For Morsal Ahmadi, the ‘Yalla’ workshop led her to new places she would not have discovered on her own. Ahmadi’s family left their native Kabul four years ago. She now attends school and dreams of a career in the field of information technology. Through the workshop, she visited the idyllic suburb of Blankenese, a former fishing village. “It is very quiet and has beautiful views of the river,” she recalled. “There are not too many people, and I feel relaxed there, and forget everything.”
Most of the participants shoot short clips on their smartphones or tablets, learning the techniques as they go along. But Ramin Rasuli, 20, from Mazar-e-Sharif in northern Afghanistan, prefers to use a digital camera, and is serious about learning editing. “This is because I want to be an actor, singer and director”, he says. In his spare time, he also creates videos of himself lip-syncing to popular Bollywood tunes, and uploads them with German subtitles. The camaraderie in the room made it evident that the group had worked together before. But the activity still draws new participants, like Tair Memed, 14, from Macedonia, who had joined the workshop two days ago. “I am hoping to find someplace to go cycling,” he said, pointing to the note affixed to the map.
In part, the group offers a lens into the uneven transition made by the young migrants — from being refugees to residents.
Aswad points out that even after living in Hamburg for nearly two years, he is still considered a “newcomer”. “How long will I stay new?” he asks. “I live here now and I love it here, I want to be one with the culture.” But despite trying to connect with German people, he says, he has no friends his age. “When I tell my story to people, they look at me with pity. We don’t want to be treated with sadness, we just want to be normal,” he explains.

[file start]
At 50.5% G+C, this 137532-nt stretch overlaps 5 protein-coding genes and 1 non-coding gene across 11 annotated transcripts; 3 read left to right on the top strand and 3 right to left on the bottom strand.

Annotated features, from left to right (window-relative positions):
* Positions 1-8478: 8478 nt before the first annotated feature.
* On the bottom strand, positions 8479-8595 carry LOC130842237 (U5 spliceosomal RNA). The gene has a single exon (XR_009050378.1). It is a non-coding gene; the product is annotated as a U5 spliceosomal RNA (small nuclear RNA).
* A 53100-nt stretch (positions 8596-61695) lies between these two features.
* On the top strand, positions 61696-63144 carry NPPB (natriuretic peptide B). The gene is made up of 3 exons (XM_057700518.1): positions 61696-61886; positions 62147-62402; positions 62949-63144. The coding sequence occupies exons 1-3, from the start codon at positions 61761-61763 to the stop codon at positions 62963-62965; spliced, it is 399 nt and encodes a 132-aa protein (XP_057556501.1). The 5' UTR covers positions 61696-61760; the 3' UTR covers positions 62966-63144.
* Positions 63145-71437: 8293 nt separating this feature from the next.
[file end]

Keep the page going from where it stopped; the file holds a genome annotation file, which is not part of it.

Almadni agrees that the disconnect with local communities seems wide at times. At school and during events and workshops, (including the Yalla group) they often end up meeting people like themselves — other refugees.
For these reasons, the moments of connection with local communities that emerge from their stories seem to be important. The very first workshop holds a special place in Becher’s memory. An all-girls group decided to participate in a class for “stand-up paddling”, navigating one of the many waterways that run through Hamburg. “They had such a great time that a lot of the girls participated in other mixed sessions too, which may not have happened otherwise,” she said. One of the groups attended a salsa class, an activity, that was popular in Germany in the 1980s and 1990s, Becher says. “So we had these young people from around the world, and middle-aged German couples who do salsa every week with their friends all dancing together and having a great time.”
At the end of the workshop, the group split up to participate in different activities. Some headed out to a tango class, while others decided to shoot a video of a football tournament of local teams. “We focus on solidarity groups, and working with like-minded people, as a way to support each other and to grow our network,” explains Ghunaim, who joined in the crowd heading to the stadium. "The idea is to spread the call of 'Yalla', or 'Let's go', because the city is for everybody."
Taran N Khan is a journalist based in Mumbai. She reported this story as part of the India-Germany Media Ambassador fellowship.